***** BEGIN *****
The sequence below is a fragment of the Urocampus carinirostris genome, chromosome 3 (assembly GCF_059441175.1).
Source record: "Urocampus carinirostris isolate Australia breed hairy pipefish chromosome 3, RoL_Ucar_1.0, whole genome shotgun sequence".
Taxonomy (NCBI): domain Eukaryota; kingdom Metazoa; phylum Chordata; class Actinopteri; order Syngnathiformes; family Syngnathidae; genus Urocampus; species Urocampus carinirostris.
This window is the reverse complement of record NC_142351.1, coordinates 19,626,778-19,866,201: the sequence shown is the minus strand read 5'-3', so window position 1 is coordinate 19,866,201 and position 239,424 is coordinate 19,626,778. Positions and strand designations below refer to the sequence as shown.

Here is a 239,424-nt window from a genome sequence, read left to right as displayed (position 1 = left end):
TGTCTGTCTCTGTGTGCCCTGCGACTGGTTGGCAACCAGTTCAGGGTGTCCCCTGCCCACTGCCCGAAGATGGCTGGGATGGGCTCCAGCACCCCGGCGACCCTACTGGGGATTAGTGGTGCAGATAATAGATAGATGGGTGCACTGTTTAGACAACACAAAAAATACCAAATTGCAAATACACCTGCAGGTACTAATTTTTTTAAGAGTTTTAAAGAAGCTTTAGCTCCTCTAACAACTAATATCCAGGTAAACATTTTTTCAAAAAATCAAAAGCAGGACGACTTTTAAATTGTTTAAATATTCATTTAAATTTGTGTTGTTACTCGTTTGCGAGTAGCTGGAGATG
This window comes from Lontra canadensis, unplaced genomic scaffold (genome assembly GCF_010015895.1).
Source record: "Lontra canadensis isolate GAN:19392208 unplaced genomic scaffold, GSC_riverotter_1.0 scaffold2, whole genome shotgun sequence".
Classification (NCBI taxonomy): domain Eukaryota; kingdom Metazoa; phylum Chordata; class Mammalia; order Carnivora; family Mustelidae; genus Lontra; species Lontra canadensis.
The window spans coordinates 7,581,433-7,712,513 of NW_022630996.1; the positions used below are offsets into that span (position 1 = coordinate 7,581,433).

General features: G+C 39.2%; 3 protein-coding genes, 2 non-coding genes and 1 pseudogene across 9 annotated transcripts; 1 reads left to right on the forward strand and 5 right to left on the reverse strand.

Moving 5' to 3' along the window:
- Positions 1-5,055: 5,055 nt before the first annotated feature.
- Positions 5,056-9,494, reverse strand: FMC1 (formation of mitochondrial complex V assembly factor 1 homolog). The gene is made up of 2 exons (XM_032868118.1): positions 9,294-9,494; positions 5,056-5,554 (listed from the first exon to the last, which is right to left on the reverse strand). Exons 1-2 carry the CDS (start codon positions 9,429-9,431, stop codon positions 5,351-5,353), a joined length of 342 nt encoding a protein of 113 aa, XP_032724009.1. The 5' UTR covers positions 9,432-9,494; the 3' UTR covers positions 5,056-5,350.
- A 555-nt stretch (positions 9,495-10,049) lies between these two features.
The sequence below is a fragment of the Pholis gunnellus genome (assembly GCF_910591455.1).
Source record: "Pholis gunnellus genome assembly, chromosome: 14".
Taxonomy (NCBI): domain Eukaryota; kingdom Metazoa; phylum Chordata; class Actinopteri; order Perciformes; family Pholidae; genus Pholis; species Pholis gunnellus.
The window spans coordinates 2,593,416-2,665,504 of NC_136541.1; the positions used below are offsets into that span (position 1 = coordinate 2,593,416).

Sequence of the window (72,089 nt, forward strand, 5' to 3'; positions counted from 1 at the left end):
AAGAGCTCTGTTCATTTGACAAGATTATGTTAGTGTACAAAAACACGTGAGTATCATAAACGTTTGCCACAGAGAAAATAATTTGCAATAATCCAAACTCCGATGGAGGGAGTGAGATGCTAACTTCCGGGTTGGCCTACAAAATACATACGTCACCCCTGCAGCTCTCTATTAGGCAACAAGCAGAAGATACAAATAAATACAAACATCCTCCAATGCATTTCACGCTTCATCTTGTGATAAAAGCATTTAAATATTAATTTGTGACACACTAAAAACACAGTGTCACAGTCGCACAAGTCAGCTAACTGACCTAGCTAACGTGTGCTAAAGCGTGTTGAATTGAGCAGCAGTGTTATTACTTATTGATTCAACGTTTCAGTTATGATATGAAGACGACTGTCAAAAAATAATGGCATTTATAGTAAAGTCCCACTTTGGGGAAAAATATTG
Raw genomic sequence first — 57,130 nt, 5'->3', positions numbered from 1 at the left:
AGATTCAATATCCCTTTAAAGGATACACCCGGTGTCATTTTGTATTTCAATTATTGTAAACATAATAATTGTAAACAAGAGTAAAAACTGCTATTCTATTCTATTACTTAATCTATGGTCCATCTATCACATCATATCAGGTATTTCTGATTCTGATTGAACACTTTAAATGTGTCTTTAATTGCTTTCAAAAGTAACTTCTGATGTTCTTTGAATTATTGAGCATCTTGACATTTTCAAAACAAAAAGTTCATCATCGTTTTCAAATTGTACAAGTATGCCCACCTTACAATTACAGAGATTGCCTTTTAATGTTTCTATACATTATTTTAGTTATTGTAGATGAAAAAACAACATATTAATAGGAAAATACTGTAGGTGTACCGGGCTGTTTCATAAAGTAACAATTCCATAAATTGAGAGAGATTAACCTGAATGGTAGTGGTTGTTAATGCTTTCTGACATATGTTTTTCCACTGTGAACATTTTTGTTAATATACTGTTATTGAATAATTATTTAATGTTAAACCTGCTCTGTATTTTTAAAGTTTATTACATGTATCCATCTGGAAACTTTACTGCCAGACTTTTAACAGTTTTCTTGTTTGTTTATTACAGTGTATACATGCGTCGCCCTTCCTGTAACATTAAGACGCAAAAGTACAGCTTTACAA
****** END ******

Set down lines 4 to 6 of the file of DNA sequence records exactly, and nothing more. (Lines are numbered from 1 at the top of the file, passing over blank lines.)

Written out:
This window is the reverse complement of record NC_142351.1, coordinates 19,626,778-19,866,201: the sequence shown is the minus strand read 5'-3', so window position 1 is coordinate 19,866,201 and position 239,424 is coordinate 19,626,778. Positions and strand designations below refer to the sequence as shown.

Here is a 239,424-nt window from a genome sequence, read left to right as displayed (position 1 = left end):
TGTCTGTCTCTGTGTGCCCTGCGACTGGTTGGCAACCAGTTCAGGGTGTCCCCTGCCCACTGCCCGAAGATGGCTGGGATGGGCTCCAGCACCCCGGCGACCCTACTGGGGATTAGTGGTGCAGATAATAGATAGATGGGTGCACTGTTTAGACAACACAAAAAATACCAAATTGCAAATACACCTGCAGGTACTAATTTTTTTAAGAGTTTTAAAGAAGCTTTAGCTCCTCTAACAACTAATATCCAGGTAAACATTTTTTCAAAAAATCAAAAGCAGGACGACTTTTAAATTGTTTAAATATTCATTTAAATTTGTGTTGTTACTCGTTTGCGAGTAGCTGGAGATG